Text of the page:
A film review by Craig J. Koban June 15, 2021

RUN jjj

2021, R, 89 mins.

Kiera Allen as Chloe Sherman  /  Sarah Paulson as Diane Sherman  /  Pat Healy as Tom

Directed by Aneesh Chaganty  /  Written by Chaganty and Sev Ohanian


RUN (which premiered last fall on Hulu before hitting Netflix internationally weeks ago) comes from writer/director Aneesh Chaganty, whom previously made the very topical genre effort in 2018's SEARCHING, which proved that you can tell an old school exercise in paranoia and terror in refreshing new ways.  At a super tight, lean and mean 89 minutes, the filmmaker's latest effort continues to show his willingness to go against the grain of audience expectations in the manner that it finds unexpectedly clever ways of subverting the "mad fill-in-the-blank from hell" stalker thriller genre, and it's all done with maximum generated  unease in the most efficient manner possible.  That, and it features a star making turn by newcomer Kiera Allen (the first wheelchair born actress to star in any modern thriller), and it's such a revelatory piece of emotionally and physically grounded acting that it helps make some of the more implausible elements of RUN all the more digestible.   

The opening of the film is terrifyingly bleak and sets the tone immediately for the greater nightmares to come.  We see Diane Sherman (Sarah Paulson) in a hospital and looking in extremely rough shape.  She has just given birth to a very premature baby, who tragically looks like its suffering from multiple aliments that will probably affect her for the rest of her natural life.  Diane is predictably crestfallen by the discovery that her bundle of joy will probable never have a normal upbringing.  The film then abruptly flashforwards nearly two decades to the present, and we meet back up with Diane and her now teenager daughter in Chloe (Allen), who still deals with a multitude of debilitating illnesses, such as arrhythmia, asthma and diabetes, but beyond her obvious limitations seems like a fairly regular and well adjusted 18-year-old girl.  She's hungry for an education and is indeed a remarkably bright minded go-getter and dreams of one day attending the University of Washington.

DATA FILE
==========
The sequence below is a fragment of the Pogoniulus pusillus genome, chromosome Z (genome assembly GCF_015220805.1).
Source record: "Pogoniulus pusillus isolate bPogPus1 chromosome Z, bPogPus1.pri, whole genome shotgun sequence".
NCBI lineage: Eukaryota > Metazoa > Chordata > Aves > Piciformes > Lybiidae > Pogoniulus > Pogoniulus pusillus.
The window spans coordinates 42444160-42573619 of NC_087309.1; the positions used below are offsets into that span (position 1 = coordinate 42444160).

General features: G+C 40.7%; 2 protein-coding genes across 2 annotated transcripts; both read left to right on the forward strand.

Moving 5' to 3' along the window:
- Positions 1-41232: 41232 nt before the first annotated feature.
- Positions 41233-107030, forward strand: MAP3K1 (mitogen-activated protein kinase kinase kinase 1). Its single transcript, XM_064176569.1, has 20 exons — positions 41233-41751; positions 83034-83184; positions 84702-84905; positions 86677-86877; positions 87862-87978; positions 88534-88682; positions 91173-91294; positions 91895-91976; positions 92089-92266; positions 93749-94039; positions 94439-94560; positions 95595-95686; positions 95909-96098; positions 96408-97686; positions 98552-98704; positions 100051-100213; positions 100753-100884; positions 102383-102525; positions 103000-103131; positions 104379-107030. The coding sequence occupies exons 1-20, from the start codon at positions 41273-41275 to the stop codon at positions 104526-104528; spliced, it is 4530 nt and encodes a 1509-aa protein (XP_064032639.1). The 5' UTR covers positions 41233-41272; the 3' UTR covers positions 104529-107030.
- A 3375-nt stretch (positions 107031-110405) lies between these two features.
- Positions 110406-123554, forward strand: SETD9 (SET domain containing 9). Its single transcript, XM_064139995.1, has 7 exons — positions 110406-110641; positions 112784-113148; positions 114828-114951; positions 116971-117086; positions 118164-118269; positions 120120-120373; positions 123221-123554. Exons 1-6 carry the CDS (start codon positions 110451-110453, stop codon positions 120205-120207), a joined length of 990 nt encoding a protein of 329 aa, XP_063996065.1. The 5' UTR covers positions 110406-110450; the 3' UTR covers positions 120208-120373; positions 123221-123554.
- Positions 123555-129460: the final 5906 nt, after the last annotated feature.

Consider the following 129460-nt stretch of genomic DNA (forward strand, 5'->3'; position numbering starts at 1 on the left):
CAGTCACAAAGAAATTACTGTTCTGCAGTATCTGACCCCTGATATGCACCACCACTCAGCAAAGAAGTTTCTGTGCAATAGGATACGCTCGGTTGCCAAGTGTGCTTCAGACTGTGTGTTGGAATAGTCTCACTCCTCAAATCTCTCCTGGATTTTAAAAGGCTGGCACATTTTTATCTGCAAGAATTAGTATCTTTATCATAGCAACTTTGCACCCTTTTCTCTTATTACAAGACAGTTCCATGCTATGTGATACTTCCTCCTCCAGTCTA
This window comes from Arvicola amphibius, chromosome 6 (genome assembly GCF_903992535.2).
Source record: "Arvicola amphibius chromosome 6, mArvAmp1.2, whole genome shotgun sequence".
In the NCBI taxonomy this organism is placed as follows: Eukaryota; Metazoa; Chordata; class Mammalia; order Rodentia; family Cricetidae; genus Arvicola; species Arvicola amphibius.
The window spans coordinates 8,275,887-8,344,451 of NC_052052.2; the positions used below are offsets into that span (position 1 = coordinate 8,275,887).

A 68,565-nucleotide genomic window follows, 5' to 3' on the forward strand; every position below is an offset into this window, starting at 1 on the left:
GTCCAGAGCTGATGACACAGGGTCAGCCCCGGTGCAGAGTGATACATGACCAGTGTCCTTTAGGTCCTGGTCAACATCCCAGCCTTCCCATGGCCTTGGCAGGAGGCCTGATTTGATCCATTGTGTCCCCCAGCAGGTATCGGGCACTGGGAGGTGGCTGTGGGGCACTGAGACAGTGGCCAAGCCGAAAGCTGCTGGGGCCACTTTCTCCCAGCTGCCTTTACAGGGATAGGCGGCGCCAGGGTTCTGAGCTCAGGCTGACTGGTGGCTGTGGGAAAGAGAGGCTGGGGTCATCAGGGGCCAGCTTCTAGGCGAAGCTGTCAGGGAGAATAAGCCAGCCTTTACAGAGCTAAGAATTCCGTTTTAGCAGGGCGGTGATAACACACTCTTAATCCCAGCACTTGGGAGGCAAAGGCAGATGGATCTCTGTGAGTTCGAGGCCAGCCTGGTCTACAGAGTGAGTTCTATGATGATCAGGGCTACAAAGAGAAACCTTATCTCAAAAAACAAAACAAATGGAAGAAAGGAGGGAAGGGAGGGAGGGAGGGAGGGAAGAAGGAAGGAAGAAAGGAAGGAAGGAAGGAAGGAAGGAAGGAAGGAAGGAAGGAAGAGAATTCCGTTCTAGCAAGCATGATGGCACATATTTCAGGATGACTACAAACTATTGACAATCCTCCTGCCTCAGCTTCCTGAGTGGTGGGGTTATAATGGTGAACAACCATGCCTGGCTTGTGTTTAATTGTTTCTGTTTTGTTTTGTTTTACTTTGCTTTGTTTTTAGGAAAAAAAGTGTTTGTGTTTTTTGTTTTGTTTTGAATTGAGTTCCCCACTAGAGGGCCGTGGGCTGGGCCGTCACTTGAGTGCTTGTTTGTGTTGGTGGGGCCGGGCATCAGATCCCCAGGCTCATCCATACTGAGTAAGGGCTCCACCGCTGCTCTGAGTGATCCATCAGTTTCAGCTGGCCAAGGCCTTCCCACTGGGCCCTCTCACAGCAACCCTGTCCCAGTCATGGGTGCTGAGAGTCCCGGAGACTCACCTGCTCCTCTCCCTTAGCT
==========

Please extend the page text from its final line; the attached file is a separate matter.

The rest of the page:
There's just one major problem: Washington is several hours away and Chloe has lived an incredibly sheltered existence as a strictly regulated home school kid since as far back as she can remember.  Beyond her stay-at-home elementary and high school education, Chloe's goes through painstakingly regimented physical therapy sessions daily on top of having her meds monitored to maximize her health and well being.  All of this is controlled and overseen by Diane, who outwardly appears like an extremely dedicated and committed mother that looks after her daughter's every need.  All in all, this mother/daughter tandem seems as close knit and healthy as any...that is until the script begins to slowly reveal some troublesome aspects of Chloe's home life, like the fact that - despite being an intelligent young woman with a real future ahead of her - she has never owned or been allowed to use a smart phone, nor has she been given her own Internet access.  Hmmmmmm....